Web Of Trust - How Reliable

  Input Overload 13:09 03 Jan 2012

Having used WOT for some time I am becoming more & more cynical as to its usefulness, today after clicking on an email link from PCA (RE: XP users leaving) which I opted in to receive, Web Of Trust gave this site a red warning.

I yet again gave my opinion of this site which is totally trustworthy, but I am really considering whether to uninstall WOT as it seems that people throughout the world are using WOT to further their unsubstantiated grudges & issues with sites that are harmless.

Do other members use WOT & if so what experiences do you have regarding WOT?


  birdface 17:54 03 Jan 2012

Try running without it and you will not be long turning it back on again.

Not 100% correct but better than none.

  Forum Editor 19:26 03 Jan 2012

"it seems that people throughout the world are using WOT to further their unsubstantiated grudges & issues with sites that are harmless."

This person wouldn't touch it with a ten foot pole. It's a personal thing - I just don't see the point of using something that, as far as I'm concerned, is unreliable in a big way.

  Input Overload 20:33 03 Jan 2012

As I run the full versions of Malwarebytes & Webroot SecureAnyware I do get warnings of malware & phishing sites & as this site was rated as red I can only wonder what other sites have less than truthful opinions.

It was a good idea but this person has uninstalled it, & I can't see it going back on, I'll use the big thing between my ears.

Thanks for replies.

  johnathann 13:25 04 Jan 2012

I never heard of the word. But interesting to read.

  birdface 18:29 04 Jan 2012

Well all I can say even if WOT is wrong 25% of the time it must be correct the remaining 75% of the time.

So you have to ask yourself is it worthwhile having it and to me the answer is yes.

Why open bad websites if there is no need to.

True your Security programs may stop anything,But on the other hand they may not.

I have it and also have Avast WebRep running as well just to be in the safe side.

  [email protected] 22:32 07 Jan 2012

I was under the impression that internet browsers these days were secure enough that, providing you didn't install and run any software from the sites, or run ActiveX addons, then the sites wouldn't be able to harm your computer?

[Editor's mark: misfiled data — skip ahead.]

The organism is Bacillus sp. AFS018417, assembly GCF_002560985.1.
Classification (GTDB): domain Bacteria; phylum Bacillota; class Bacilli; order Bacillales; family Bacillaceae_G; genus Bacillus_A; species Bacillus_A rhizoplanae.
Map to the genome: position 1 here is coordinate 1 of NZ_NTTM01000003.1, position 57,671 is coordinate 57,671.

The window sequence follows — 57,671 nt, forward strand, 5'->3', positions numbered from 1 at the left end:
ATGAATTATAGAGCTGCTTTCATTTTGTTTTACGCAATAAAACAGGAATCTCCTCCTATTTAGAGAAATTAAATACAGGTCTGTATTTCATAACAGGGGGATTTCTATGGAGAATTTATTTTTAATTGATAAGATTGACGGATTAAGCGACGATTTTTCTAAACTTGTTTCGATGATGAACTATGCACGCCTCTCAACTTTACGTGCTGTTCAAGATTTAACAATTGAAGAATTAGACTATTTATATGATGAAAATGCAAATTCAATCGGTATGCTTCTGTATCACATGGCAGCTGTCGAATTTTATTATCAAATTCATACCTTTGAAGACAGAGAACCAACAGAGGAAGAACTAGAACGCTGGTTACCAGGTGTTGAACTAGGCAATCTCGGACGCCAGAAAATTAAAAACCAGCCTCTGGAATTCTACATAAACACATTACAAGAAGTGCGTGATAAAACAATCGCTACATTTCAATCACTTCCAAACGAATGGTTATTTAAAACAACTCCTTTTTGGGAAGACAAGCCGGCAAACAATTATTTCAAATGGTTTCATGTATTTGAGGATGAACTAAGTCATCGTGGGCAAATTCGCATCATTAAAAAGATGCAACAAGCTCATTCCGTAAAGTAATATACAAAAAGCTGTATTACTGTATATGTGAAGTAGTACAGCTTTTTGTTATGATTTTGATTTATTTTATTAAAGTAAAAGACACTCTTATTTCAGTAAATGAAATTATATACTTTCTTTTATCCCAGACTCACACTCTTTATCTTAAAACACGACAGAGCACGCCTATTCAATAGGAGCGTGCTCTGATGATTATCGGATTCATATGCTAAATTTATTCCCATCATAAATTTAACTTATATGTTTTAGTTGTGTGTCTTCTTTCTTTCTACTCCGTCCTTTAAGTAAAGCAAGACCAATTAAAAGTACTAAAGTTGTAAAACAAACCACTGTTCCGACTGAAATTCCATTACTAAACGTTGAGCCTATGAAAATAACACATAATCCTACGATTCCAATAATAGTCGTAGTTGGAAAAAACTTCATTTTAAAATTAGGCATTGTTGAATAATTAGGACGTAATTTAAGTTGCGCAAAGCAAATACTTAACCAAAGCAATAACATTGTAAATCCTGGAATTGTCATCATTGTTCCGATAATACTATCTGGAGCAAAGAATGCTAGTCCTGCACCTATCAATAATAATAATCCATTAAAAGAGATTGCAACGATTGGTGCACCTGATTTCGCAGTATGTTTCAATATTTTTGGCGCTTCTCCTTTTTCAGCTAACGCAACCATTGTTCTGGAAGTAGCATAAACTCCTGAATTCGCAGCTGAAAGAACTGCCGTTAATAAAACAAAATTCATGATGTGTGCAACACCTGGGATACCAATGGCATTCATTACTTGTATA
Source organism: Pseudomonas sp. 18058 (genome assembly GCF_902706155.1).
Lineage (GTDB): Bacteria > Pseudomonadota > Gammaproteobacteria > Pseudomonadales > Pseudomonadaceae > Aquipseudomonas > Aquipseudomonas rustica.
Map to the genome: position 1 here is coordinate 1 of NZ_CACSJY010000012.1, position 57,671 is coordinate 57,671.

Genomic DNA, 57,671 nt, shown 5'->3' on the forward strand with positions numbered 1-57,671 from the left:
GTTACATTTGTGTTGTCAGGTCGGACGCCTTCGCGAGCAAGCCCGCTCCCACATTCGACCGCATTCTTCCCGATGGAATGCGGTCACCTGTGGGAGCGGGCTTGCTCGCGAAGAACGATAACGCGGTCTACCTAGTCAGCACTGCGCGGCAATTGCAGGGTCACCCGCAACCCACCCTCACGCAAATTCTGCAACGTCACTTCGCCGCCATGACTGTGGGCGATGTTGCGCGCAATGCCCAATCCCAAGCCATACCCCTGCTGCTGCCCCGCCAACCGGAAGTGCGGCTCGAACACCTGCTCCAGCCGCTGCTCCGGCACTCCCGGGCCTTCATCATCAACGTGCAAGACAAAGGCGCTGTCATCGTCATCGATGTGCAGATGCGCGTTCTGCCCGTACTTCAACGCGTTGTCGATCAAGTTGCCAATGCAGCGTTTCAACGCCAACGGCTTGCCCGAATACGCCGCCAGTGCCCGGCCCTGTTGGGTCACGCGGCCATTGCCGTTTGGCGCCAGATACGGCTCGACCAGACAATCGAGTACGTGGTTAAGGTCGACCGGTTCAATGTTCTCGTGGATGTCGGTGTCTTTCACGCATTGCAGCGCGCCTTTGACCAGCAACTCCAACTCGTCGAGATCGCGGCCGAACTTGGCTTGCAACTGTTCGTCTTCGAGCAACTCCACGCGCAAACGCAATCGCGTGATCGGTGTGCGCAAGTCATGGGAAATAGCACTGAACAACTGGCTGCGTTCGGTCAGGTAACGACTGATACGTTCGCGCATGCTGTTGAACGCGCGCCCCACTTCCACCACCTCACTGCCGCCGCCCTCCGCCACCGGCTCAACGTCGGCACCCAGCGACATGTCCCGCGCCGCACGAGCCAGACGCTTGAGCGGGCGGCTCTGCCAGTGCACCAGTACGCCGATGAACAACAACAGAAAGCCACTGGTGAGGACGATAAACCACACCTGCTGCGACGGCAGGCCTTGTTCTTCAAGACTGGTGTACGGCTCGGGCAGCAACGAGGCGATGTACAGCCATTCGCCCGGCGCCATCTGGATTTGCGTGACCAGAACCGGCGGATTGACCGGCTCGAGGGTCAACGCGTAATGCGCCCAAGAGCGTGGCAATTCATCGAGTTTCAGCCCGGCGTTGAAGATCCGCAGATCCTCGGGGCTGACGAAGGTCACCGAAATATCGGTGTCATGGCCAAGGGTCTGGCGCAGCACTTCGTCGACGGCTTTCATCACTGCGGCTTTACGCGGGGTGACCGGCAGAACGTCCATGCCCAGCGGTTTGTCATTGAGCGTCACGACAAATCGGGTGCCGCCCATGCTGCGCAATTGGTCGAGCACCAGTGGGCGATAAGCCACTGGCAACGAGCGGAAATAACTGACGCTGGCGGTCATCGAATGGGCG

birdface 23:50 07 Jan 2012

If that was the case there would be no need for Security programs either.

I must admit I have been caught out before and maybe I am a bit careful to make sure it doesn't happen again.

To each their own.

  [email protected] 18:37 08 Jan 2012


"If that was the case there would be no need for Security programs either."

That would rely on the user not installing / running dodgy programs / addons.

  interzone55 09:59 09 Jan 2012

I dread to think how slow some people's computers must be when burdened down by all the the "security" software you seem to run.

I find that using the Windows firewall, an AV program, and a little common sense is all that's needed.

Personally I find Chrome does a pretty good job of fending off obviously bogus websites, the the "free" security package provided by Talk Talk does the rest of the work.

I did use AVG for a while, then I dumped it after it started scanning every link on a page to check if the next page was safe, this job took time and many CPU cycles, making dipping into a lengthy Wikipedia page with lots of links a very tiresome process...

  birdface 11:39 09 Jan 2012


Fair comment, But if I only posted on Consumerwatch and Speakers Corner like yourself I would probably be able to cut down the amount of security programs that I use.

Unfortunately searching the Internet trying to help people with problems is a bit hazardous at times so you need good protection.

Try it sometime and see how you get on.

This thread is now locked and can not be replied to.

Elsewhere on IDG sites

iMac Pro review

See iconic duo Smith and Foulkes' epic animation for the BBC's Winter Olympics coverage

iMac Pro review

Idées cadeaux pour geeks et tech addicts